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Lu

Two English tv terms?

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Lu

I'm translating a text Dutch to English (even though I probably shouldn't) and there are a few words I have trouble finding the right translation for.

 

The text is mainly about making television programs.

 

1) How would you say 'televisiemaker' in English? This is basically the word for people who are involved in making programs in the broadest sense of the word: coming up with the idea for the show, presenting it, selling it to interested broadcasters, actually producing the show, etc. I now have it as 'television producer' but I fear that's not entirely accurate. I've considered 'television maker' but that seems too much like translated Dutch, so I'm suspicious of that translation.

 

2) How would you say 'achtergrondrubriek'? This refers to programs that provide some background to the news: not just a quick what happened where to whom that the evening news shows, but a longer reportage providing more information: what is the history of this issue, what do the various parties involved think of it, etc. The 'achtergrondrubriek' would be a regular program providing background on a different issue every time. (In Holland, these programs are often shown just after the 8 o'clock news.)

 

Thanks for any help!

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li3wei1

I'm no expert, but:

1) I think 'television producer' comes closest. In English it has a more specific meaning, in that the producer is not the director, or the originator. He's the person who oversees everyone else, and mainly finds and looks after the money. If you want a broader term that covers anyone involved in making a television show happen, there isn't one that I know of. 'Televisualist' is one I just made up. 'broadcast worker' or 'media person' are the kinds of things that people say to cover that area.

2) I have heard the word 'backgrounder' to refer to longer news stories that aren't about breaking news but fill in what has led up to something.

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Lu

Televisualist, that's beautiful and really fits the text. But I think I should probably refrain from using freshly minted words :-/

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yueni

@Lu

 

1. Based on what you've written about 'televisiemaker', I'd say that producer is the word you want. The specifics of the role itself differs from TV program to TV program and producer to producer, but producers can and do all that you have described that role as doing.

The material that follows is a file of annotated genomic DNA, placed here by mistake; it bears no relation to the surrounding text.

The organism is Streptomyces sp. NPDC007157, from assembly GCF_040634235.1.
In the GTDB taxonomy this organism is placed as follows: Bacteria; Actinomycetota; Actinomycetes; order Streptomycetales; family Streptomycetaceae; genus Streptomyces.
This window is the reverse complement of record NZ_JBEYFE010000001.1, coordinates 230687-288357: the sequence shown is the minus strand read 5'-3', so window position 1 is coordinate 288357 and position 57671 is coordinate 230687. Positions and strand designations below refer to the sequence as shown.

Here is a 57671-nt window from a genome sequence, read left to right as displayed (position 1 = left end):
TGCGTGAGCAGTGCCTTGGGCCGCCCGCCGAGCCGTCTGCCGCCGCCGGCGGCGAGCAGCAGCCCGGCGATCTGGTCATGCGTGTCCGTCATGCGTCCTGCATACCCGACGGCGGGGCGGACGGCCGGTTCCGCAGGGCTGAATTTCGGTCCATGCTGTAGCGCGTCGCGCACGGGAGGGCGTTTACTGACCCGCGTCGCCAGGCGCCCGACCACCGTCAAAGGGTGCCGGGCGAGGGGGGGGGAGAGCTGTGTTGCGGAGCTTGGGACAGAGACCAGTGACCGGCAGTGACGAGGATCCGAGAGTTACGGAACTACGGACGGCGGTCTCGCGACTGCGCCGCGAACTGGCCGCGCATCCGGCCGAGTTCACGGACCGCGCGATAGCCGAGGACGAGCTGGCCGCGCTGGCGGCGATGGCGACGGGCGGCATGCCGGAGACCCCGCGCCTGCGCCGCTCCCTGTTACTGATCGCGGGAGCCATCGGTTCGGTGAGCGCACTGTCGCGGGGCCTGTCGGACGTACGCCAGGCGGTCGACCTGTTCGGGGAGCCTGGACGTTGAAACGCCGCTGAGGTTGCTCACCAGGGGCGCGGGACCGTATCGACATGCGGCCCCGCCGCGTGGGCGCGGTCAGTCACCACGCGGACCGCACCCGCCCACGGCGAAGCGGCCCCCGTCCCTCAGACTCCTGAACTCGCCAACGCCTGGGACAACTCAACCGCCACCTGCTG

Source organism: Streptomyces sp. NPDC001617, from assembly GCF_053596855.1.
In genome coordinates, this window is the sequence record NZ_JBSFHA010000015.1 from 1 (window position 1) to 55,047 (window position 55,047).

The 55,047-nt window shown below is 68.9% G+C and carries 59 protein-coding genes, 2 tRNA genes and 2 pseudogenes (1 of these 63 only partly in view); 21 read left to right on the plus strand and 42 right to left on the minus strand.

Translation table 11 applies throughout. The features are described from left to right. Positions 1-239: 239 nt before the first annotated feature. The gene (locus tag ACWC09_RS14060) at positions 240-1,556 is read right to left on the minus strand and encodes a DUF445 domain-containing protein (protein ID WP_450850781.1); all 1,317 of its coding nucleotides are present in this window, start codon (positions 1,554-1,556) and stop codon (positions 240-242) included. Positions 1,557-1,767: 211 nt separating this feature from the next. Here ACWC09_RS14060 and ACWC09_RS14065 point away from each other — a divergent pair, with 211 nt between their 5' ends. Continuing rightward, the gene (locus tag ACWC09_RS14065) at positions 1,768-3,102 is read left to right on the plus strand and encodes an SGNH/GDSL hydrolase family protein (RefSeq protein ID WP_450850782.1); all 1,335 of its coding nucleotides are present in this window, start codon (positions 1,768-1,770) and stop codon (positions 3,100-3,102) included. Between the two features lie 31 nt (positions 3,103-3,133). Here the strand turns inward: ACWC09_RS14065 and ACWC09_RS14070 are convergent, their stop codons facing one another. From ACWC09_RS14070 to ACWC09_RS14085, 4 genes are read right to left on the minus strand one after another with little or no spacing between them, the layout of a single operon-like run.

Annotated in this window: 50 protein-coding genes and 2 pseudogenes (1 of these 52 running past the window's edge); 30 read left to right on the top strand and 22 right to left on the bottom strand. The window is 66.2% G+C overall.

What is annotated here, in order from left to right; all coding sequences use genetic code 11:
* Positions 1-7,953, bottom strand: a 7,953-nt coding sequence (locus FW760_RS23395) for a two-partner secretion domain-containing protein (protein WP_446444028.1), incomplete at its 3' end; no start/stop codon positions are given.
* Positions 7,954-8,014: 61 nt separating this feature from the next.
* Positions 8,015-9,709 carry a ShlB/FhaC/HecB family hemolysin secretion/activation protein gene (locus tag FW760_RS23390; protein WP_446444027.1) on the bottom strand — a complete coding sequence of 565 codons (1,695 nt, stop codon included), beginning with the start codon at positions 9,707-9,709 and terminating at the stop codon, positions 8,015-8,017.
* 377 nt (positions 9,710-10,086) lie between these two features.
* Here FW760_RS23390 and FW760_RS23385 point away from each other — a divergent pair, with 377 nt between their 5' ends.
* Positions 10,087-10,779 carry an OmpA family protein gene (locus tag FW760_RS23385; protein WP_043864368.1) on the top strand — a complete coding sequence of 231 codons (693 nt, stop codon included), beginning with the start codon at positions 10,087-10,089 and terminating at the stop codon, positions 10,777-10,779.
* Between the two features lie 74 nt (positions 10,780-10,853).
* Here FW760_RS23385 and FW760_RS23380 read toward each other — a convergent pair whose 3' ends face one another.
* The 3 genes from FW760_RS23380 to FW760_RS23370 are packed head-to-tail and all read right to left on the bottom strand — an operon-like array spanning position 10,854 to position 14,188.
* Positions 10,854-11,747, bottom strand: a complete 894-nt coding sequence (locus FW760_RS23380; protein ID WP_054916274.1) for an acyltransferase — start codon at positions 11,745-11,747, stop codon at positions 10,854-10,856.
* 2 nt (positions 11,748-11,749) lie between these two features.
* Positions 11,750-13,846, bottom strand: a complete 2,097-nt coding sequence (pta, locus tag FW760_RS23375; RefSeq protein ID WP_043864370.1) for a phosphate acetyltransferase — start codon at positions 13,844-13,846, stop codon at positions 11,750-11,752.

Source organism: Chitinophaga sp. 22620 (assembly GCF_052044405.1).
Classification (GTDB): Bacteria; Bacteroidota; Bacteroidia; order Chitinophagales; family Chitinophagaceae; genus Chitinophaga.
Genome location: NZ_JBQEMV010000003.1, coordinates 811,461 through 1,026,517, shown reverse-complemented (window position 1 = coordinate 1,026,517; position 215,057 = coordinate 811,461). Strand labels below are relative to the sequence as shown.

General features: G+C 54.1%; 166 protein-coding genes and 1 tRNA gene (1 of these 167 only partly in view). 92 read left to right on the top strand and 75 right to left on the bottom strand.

2. My kneejerk answer to 'achtergrondrubriek' is 'documentary' but that tends to be more of a standalone feature on its own. Is it something that is attached to a news program? Is it its own TV program? Perhaps something like 60 Minutes (more newsmagazine style journalism)? Or is it like a news special? Or just a feature story?

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Shelley

Here in the Uk we have program that fits your description of an "achtergrondrubriek" it is called Newsnight and describes itself as "Nightly current affairs, investigative program"

 

I wonder if "current affairs" is what you want.

 

And I think Television producer is the closest to what you describe.

 

A television producer is a person who oversees all aspects of video production on a television program. Some producers take more of an executive role, in that they conceive new programs and pitch them to the television networks, but upon acceptance they focus on business matters, such as budgets and contracts.

 

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Lu

Thanks to everyone for confirming that 'tv producer' is the right word after all.

 

Thanks also for the suggestions on 'achtergrondrubriek'. Yes, from what I know of the programs you mention (and from what I just checked on wikipedia) it's pretty much like 60 Minutes or Newsnight: a type of longer program, featuring issues/stories/people that are in the news at the moment (or should be), and which is more investigative journalism than the regular news, which is faster and more superficial. I think I'll go with 'current affairs programme'.

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murrayspeaks

TV producer is right but you may also consider TV Broadcaster

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Lu

Thanks Murray, I already handed in the translation a while ago though. Also, isn't 'broadcaster' the person/party responsible for getting the finished program on tv, rather than the person who makes the program?

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murrayspeaks

I think the term is used rather loosely, I have heard it applied to news readers

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Shelley

I would say the broadcaster is an organisation like the BBC. They are responsible for actually putting the programs on air.

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